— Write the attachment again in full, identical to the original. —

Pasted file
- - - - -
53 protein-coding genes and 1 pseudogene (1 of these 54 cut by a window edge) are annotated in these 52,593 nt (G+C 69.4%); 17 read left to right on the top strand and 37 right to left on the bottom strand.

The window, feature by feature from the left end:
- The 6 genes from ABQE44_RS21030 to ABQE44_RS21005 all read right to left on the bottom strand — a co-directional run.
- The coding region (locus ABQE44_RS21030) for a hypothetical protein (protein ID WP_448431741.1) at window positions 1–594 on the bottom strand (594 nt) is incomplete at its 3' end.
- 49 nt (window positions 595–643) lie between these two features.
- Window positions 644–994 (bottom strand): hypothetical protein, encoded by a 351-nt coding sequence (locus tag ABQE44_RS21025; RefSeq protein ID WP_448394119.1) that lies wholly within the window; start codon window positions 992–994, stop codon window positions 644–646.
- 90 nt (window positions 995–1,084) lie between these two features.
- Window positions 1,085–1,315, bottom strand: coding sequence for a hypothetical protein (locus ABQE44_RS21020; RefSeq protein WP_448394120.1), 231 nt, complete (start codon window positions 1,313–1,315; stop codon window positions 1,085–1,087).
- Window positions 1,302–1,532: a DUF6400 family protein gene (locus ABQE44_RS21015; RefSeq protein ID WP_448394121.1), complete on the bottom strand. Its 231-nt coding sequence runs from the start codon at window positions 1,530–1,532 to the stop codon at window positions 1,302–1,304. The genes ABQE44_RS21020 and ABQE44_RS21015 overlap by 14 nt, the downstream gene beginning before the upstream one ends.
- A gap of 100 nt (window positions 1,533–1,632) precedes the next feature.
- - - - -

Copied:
53 protein-coding genes and 1 pseudogene (1 of these 54 cut by a window edge) are annotated in these 52,593 nt (G+C 69.4%); 17 read left to right on the top strand and 37 right to left on the bottom strand.

The window, feature by feature from the left end:
- The 6 genes from ABQE44_RS21030 to ABQE44_RS21005 all read right to left on the bottom strand — a co-directional run.
- The coding region (locus ABQE44_RS21030) for a hypothetical protein (protein ID WP_448431741.1) at window positions 1–594 on the bottom strand (594 nt) is incomplete at its 3' end.
- 49 nt (window positions 595–643) lie between these two features.
- Window positions 644–994 (bottom strand): hypothetical protein, encoded by a 351-nt coding sequence (locus tag ABQE44_RS21025; RefSeq protein ID WP_448394119.1) that lies wholly within the window; start codon window positions 992–994, stop codon window positions 644–646.
- 90 nt (window positions 995–1,084) lie between these two features.
- Window positions 1,085–1,315, bottom strand: coding sequence for a hypothetical protein (locus ABQE44_RS21020; RefSeq protein WP_448394120.1), 231 nt, complete (start codon window positions 1,313–1,315; stop codon window positions 1,085–1,087).
- Window positions 1,302–1,532: a DUF6400 family protein gene (locus ABQE44_RS21015; RefSeq protein ID WP_448394121.1), complete on the bottom strand. Its 231-nt coding sequence runs from the start codon at window positions 1,530–1,532 to the stop codon at window positions 1,302–1,304. The genes ABQE44_RS21020 and ABQE44_RS21015 overlap by 14 nt, the downstream gene beginning before the upstream one ends.
- A gap of 100 nt (window positions 1,533–1,632) precedes the next feature.